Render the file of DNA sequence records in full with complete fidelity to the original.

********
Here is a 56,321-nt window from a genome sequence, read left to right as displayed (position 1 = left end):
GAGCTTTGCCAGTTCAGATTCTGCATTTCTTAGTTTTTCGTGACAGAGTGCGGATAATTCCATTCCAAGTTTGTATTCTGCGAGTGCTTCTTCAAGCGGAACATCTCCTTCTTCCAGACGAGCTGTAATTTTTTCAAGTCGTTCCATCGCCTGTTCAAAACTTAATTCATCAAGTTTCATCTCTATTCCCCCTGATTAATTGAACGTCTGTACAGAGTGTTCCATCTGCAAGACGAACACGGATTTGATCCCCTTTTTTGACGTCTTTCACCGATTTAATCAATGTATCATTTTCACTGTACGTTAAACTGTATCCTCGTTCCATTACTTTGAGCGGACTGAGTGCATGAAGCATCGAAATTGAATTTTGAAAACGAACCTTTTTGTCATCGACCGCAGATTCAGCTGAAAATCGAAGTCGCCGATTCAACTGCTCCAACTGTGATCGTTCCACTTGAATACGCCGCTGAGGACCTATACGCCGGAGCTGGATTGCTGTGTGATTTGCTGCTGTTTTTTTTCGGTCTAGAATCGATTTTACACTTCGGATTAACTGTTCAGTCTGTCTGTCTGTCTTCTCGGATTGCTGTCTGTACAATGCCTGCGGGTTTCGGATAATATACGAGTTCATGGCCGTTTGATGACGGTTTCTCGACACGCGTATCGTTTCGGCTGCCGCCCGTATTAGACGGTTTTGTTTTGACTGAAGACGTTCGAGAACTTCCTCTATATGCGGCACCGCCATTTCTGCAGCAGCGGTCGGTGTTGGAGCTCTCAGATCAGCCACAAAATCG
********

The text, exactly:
Here is a 56,321-nt window from a genome sequence, read left to right as displayed (position 1 = left end):
GAGCTTTGCCAGTTCAGATTCTGCATTTCTTAGTTTTTCGTGACAGAGTGCGGATAATTCCATTCCAAGTTTGTATTCTGCGAGTGCTTCTTCAAGCGGAACATCTCCTTCTTCCAGACGAGCTGTAATTTTTTCAAGTCGTTCCATCGCCTGTTCAAAACTTAATTCATCAAGTTTCATCTCTATTCCCCCTGATTAATTGAACGTCTGTACAGAGTGTTCCATCTGCAAGACGAACACGGATTTGATCCCCTTTTTTGACGTCTTTCACCGATTTAATCAATGTATCATTTTCACTGTACGTTAAACTGTATCCTCGTTCCATTACTTTGAGCGGACTGAGTGCATGAAGCATCGAAATTGAATTTTGAAAACGAACCTTTTTGTCATCGACCGCAGATTCAGCTGAAAATCGAAGTCGCCGATTCAACTGCTCCAACTGTGATCGTTCCACTTGAATACGCCGCTGAGGACCTATACGCCGGAGCTGGATTGCTGTGTGATTTGCTGCTGTTTTTTTTCGGTCTAGAATCGATTTTACACTTCGGATTAACTGTTCAGTCTGTCTGTCTGTCTTCTCGGATTGCTGTCTGTACAATGCCTGCGGGTTTCGGATAATATACGAGTTCATGGCCGTTTGATGACGGTTTCTCGACACGCGTATCGTTTCGGCTGCCGCCCGTATTAGACGGTTTTGTTTTGACTGAAGACGTTCGAGAACTTCCTCTATATGCGGCACCGCCATTTCTGCAGCAGCGGTCGGTGTTGGAGCTCTCAGATCAGCCACAAAATCG